Tent Camera Images
In 2010, following the example of 19th century photographers such as Carleton Watkins (American, 1829–1916) and William Henry Jackson (American, 1843–1942), Morell set out to capture the grandeur of the American wilderness. At Big Bend National Park in Texas, he began experimenting with a portable tent camera featuring a periscope lens on top, which moreprojected the scene outside onto the ground. Morell found it appealing that what was overlooked because it was underfoot—something so common and shared—formed the backdrop for these images. In Tent Camera Image on Ground: El Capitan from Cathedral Beach, Yosemite National Park, California (2012), Morell followed Carleton Watkins’s path into Yosemite, where he used the tent camera to create a landscape that is no longer fresh and pristine, but set against such modern visual disruptions as bike tracks in the dirt.

Additional Experiments
Also on view in the exhibition are additional visual experiments employed by Morell, including a simulation of Eadweard Muybridge’s early use of stop-motion using a water pitcher and wine glass, as well as optical curiosities like dappled sunlight under trees, which Morell said results from hundreds of “tiny cameras” that form in the minute spaces between leaves.

While in residence at two museums—the Isabella Stewart Gardner Museum in Boston in 1998, and the Yale University Art Gallery in New Haven in 2008—Morell created photographs that involve unexpected juxtapositions that explore how the presentation of art affects its meaning. By moving sculptures and paintings in close proximity to one another, he created what he called “an impossible conversation” between works of art. In Nadelman/Hopper (negative, 2008; print, 2012), he positioned a bust by Elie Nadelman (American, 1882–1946) in front of a painting by Edward Hopper (American, 1882–1967) for a composition in the vein of Surrealist painter Giorgio de Chirico (Italian, 1888–1978).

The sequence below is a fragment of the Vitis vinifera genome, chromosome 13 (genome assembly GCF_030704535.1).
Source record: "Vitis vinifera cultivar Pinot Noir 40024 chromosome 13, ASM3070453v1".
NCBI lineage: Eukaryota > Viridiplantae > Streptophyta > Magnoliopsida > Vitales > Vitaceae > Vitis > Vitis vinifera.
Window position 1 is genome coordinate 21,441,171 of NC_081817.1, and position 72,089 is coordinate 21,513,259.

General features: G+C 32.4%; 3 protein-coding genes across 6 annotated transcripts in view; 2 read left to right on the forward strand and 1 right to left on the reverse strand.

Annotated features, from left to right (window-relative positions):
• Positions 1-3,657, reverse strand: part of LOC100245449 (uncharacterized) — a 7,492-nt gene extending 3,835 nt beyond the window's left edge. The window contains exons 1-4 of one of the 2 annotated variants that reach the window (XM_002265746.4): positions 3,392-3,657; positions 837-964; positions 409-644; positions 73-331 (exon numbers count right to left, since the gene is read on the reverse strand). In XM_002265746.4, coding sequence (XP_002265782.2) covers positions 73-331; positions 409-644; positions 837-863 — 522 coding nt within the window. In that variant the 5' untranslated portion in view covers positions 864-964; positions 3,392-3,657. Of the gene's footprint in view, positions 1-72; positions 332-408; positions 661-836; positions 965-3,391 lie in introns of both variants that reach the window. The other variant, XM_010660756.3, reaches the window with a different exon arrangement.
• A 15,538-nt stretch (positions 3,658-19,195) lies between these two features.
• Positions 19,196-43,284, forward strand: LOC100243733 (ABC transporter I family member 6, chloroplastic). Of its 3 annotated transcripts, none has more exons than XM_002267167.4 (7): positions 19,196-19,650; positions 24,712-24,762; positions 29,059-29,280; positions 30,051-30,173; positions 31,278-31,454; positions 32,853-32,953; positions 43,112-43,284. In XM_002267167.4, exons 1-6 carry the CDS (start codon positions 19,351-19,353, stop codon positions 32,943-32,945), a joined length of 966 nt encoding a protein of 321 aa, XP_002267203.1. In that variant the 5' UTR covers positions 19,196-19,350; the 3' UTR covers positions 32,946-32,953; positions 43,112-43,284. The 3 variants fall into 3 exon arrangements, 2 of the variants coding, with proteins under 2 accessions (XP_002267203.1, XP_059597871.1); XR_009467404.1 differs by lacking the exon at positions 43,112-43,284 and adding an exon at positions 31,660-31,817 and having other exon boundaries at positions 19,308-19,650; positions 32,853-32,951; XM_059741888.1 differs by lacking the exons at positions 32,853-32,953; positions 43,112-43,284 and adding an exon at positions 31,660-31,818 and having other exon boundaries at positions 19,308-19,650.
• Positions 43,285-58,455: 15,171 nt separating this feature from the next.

“Morell is driven by his unflagging intellectual curiosity and his love of the medium of photography,” said Paul Martineau, associate curator of photographs and curator of the exhibition at the Getty Museum. “His work is grounded in the past, but it also contains an unexpected twist that causes us to reexamine what we think we know. I am delighted to be able to share this unique collection of photographs with our visitors.”